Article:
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Archive for June, 2009

As promised I would post on my adventures at field camp which is in the Bighorn Basin of Wyoming near Shell.

A few words that would describe this camp would include, Awesome, Challenging, Educational, and Beautiful!

In these last 4 weeks I’ve mapped many of the common structures (thrust faults, anticlines, synclines, etc.) mostly in Mesozoic Layers. We’ve used topographic maps, google earch images, and of course traditional field work methods to help define such contacts. Also at camp we’ve also done projects looking at well log information, core descripition, identifying parasequencs, index fossil identification, a little geomorphology, and environmental/tectonic activity interpretations.

In two days I’ll be spending a week long endeavor in the Wind River, Yellowstone, and the Grand Tetons looking at hard rock geology.

Besides the educational value this camp also offers a reasonable amount of free time which has allowed me the luxary to go fish the spectacular Shell Creek that is just a few hundred feet from camp. Further more we are at the foothills of the Bighorns, and surrounded by the red rock of the Chugwater formation making the scenary here outstanding.

Besides fishing there has been good geocaching and even managed to snag a few more birds onto my lifelist.

On the otherside of the story this year has been relatively very wet and so woking in areas that always have bentonite add a new degree of difficulty to field work (especially in the siliceous razor blades of the Mowry Shale). Loose rock has been an occasional problem especially when you are taking a Strike and Dip and the entire sandstone block of Cloverly you are sitting on decides it is going to fall (Thank goodness for adrenaline). Further more there are rattlesnakes out here and they have had a tendancy not to rattle until the very last second but saying such no one has yet been bitten. There are also Northern Scorpions in the area and so caution must be used to pick up rocks or you may find yourself holding one of these guys such as one of my friends has done while working in the Sundance Fm. Finally probably the largest hazard of the animal world are ants. There are anthills everywhere (and I mean EVERYWHERE!) and if you step onto their nest, they’ll let you know and its not fun.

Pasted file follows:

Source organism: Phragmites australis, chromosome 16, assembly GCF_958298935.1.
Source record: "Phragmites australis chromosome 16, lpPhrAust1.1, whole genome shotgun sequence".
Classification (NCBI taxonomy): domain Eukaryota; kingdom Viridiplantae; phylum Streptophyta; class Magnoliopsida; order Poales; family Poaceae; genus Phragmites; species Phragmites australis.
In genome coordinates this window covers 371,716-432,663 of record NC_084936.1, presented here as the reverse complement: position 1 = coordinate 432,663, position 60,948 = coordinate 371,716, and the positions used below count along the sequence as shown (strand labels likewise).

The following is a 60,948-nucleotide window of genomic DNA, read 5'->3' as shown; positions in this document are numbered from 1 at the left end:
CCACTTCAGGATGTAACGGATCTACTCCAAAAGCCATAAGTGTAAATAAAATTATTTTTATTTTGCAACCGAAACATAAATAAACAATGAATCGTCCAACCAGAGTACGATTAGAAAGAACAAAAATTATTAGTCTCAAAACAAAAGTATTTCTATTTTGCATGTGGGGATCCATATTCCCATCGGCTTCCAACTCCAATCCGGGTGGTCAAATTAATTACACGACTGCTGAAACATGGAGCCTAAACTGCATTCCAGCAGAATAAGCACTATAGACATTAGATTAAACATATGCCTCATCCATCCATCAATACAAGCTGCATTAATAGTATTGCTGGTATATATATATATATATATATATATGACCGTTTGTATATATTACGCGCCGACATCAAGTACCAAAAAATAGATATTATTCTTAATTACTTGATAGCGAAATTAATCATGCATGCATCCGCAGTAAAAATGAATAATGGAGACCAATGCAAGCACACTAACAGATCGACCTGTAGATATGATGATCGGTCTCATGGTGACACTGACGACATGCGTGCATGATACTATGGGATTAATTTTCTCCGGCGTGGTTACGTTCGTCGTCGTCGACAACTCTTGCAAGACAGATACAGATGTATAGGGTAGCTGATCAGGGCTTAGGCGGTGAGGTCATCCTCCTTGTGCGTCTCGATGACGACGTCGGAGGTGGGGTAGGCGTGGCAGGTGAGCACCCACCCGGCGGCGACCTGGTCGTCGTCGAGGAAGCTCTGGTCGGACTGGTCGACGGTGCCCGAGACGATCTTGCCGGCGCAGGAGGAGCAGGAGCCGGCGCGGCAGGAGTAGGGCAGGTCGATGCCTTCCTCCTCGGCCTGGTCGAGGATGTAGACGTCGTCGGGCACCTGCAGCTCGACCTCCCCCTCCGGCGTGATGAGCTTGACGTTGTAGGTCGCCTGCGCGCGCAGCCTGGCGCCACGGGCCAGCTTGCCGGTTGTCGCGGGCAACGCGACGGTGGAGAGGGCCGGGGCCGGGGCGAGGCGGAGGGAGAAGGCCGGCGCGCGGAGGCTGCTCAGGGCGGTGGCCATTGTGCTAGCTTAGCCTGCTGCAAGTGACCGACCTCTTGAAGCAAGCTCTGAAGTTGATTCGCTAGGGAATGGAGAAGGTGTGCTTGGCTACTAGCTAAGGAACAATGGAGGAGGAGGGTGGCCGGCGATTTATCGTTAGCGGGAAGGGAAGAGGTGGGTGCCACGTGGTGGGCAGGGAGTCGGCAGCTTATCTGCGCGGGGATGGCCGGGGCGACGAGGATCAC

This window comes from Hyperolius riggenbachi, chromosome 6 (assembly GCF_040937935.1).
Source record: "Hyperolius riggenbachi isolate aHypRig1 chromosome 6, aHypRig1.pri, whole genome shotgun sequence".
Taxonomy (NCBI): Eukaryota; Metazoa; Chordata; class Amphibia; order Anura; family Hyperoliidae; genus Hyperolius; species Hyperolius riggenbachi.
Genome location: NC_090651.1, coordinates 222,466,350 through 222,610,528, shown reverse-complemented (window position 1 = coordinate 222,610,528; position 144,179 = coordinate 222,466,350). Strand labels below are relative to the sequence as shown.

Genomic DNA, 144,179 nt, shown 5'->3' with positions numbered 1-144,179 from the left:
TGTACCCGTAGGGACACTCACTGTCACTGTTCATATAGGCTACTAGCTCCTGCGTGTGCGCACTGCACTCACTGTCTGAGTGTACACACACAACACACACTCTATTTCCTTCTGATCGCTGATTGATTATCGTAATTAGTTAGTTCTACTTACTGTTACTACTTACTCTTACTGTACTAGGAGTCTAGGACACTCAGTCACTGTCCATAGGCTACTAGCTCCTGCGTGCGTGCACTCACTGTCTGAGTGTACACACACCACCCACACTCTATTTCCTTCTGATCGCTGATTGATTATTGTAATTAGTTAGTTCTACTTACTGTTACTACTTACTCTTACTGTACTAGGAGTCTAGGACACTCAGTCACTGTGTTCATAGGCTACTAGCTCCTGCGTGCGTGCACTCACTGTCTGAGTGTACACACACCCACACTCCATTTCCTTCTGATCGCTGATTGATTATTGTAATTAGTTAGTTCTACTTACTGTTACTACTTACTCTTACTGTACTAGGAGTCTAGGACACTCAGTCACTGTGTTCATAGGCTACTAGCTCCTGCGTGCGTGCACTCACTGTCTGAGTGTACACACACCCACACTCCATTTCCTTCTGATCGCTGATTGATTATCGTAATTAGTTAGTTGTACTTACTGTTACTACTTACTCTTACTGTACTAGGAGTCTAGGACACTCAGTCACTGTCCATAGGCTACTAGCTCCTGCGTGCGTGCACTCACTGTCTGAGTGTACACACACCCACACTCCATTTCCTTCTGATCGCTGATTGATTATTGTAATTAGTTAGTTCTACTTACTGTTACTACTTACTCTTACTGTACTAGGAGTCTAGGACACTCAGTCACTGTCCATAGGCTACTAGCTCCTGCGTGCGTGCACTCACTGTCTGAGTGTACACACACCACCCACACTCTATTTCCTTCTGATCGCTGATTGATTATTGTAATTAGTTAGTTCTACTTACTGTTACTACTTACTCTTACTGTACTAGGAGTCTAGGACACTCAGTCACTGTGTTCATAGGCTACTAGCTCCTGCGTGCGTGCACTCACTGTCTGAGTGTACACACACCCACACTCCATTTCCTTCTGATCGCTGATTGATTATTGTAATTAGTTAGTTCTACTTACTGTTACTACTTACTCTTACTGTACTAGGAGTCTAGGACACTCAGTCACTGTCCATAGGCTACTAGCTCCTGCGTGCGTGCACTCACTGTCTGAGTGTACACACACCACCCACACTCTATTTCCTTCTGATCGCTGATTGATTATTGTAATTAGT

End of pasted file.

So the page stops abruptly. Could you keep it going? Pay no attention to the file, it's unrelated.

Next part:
But saying all this, These experiences both negative and positive has given me a whole new perspective on the reality of field geology. Further more this camp beats anything out East simply because all the geology is exposed here. None of this outcrop hopping, or only seeing part of a structure because dense vegetation. Also access to geology is much more available as much of the land is National Forest or BLM. Even then we got permission by a few ranchers which has given us miles more access.

So Overall it has been an awesome journey. Hopefully I’ll be able to update my adventures after the Grand Tetons!

ISU Geology Field Camp Sundance Study

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